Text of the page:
For the time integration a order Runge–Kutta method is used. To propagate the field from to we need the and values at both and . With the leap-frog algorithm there are no real values for the distribution function at these times. A order accurate interpolation is used to compute the required values:
The field solver also contributes to the dynamic computation of the timestep. With the simplest form of Ohm's law the fastest characteristic speed is the speed of the fast magnetosonic wave mode and we use that speed to compute the maximum timestep allowed by the field solver. For the field solver Courant numbers is used, as higher values cause numerical instability of the scheme.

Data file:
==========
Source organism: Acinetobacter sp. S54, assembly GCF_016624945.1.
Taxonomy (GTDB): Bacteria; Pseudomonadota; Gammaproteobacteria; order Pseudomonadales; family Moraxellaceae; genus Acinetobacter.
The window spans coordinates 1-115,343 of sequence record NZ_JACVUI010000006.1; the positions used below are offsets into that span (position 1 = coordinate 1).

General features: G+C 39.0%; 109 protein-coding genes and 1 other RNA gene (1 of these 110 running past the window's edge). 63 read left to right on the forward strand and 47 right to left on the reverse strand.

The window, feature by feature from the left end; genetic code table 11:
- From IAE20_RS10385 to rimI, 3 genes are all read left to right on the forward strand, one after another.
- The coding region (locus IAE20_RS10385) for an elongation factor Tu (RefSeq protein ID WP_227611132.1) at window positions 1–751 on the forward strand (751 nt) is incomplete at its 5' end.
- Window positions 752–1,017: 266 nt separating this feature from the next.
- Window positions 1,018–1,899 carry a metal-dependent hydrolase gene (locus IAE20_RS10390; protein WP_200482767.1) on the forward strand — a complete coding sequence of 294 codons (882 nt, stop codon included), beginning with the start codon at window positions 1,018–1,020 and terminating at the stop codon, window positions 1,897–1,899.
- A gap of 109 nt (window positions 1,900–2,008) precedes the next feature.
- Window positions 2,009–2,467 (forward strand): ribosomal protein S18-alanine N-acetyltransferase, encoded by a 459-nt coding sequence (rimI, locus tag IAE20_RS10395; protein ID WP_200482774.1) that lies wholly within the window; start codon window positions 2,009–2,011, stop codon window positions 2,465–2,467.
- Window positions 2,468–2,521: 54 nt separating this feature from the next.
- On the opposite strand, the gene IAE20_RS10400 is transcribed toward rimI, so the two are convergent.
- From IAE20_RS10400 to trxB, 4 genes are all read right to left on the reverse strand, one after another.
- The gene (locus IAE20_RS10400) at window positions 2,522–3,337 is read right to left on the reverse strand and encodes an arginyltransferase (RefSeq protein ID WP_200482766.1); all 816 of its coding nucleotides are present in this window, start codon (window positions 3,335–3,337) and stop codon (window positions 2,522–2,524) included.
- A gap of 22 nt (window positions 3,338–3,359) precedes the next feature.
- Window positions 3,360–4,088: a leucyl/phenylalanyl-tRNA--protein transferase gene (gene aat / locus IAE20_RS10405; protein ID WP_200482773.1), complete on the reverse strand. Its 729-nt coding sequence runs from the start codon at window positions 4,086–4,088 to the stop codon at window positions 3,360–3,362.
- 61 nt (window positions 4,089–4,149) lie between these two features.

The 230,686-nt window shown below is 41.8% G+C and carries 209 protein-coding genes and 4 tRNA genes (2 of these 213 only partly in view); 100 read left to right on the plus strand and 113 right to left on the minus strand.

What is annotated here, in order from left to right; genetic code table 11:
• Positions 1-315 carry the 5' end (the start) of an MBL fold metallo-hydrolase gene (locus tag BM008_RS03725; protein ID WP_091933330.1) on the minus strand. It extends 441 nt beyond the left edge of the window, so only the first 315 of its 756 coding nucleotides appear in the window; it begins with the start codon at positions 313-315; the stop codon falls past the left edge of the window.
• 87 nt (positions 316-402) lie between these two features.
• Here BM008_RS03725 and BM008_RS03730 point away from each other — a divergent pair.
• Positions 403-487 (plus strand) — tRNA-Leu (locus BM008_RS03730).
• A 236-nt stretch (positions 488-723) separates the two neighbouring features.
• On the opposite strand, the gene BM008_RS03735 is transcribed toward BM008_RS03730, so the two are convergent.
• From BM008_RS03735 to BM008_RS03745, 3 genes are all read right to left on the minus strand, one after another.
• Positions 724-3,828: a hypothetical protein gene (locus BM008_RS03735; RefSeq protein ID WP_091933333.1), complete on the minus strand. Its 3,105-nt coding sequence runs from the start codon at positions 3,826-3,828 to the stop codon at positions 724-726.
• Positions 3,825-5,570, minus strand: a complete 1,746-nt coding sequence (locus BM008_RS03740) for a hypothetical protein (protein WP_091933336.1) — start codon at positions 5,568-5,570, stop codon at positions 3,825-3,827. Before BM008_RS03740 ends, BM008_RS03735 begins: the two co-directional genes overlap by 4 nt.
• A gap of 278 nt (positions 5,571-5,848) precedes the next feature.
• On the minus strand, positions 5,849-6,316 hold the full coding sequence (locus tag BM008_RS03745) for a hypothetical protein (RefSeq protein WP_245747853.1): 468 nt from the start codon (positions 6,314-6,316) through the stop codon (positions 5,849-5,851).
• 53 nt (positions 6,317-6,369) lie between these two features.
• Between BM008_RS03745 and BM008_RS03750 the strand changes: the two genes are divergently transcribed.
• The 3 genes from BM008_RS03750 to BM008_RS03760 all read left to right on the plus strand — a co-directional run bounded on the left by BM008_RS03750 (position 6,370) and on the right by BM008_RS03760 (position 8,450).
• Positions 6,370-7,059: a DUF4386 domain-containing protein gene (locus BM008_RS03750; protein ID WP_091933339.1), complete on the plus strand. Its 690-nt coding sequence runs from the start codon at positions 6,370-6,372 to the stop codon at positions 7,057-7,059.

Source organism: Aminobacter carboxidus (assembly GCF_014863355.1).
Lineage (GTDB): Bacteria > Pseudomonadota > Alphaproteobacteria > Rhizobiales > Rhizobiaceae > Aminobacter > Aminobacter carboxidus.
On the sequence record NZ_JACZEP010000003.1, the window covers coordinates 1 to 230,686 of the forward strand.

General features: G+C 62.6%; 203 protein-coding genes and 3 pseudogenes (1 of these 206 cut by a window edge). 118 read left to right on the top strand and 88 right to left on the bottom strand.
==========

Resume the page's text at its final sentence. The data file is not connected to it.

In Vlasiator the magnetic field has been split into a perturbed field updated during the simulations, and a static background field. The electric field is computed based on the total magnetic field and all changes to the magnetic field are only added to the perturbed part of the magnetic field. The background field must be curl-free and thus the Hall term can be computed based on the perturbed part only. This avoids numerical integration errors arising from strong background field gradients. In magnetospheric simulations the background field consists of the Earth's dipole, as well as a constant IMF in all cells. As can be seen in ldz_main.cpp, to handle the potential stiffness of the generalized Ohm's law, the subcycling technique (typically within 50 cycles) is applied for all terms on the RHS. Compared this to the MHD treatment in BATSRUS: BATSRUS solves the advection term and electron pressure gradient term are marched with explicit scheme, while the Hall term is marched with implicit GMRES scheme (typically ~ 10 steps). This lies in the fact that the Hall term is mathematically stiff, while other terms are nonstiff. This makes me wondering if it is possible to use different treatment for different terms in Vlasiator as well.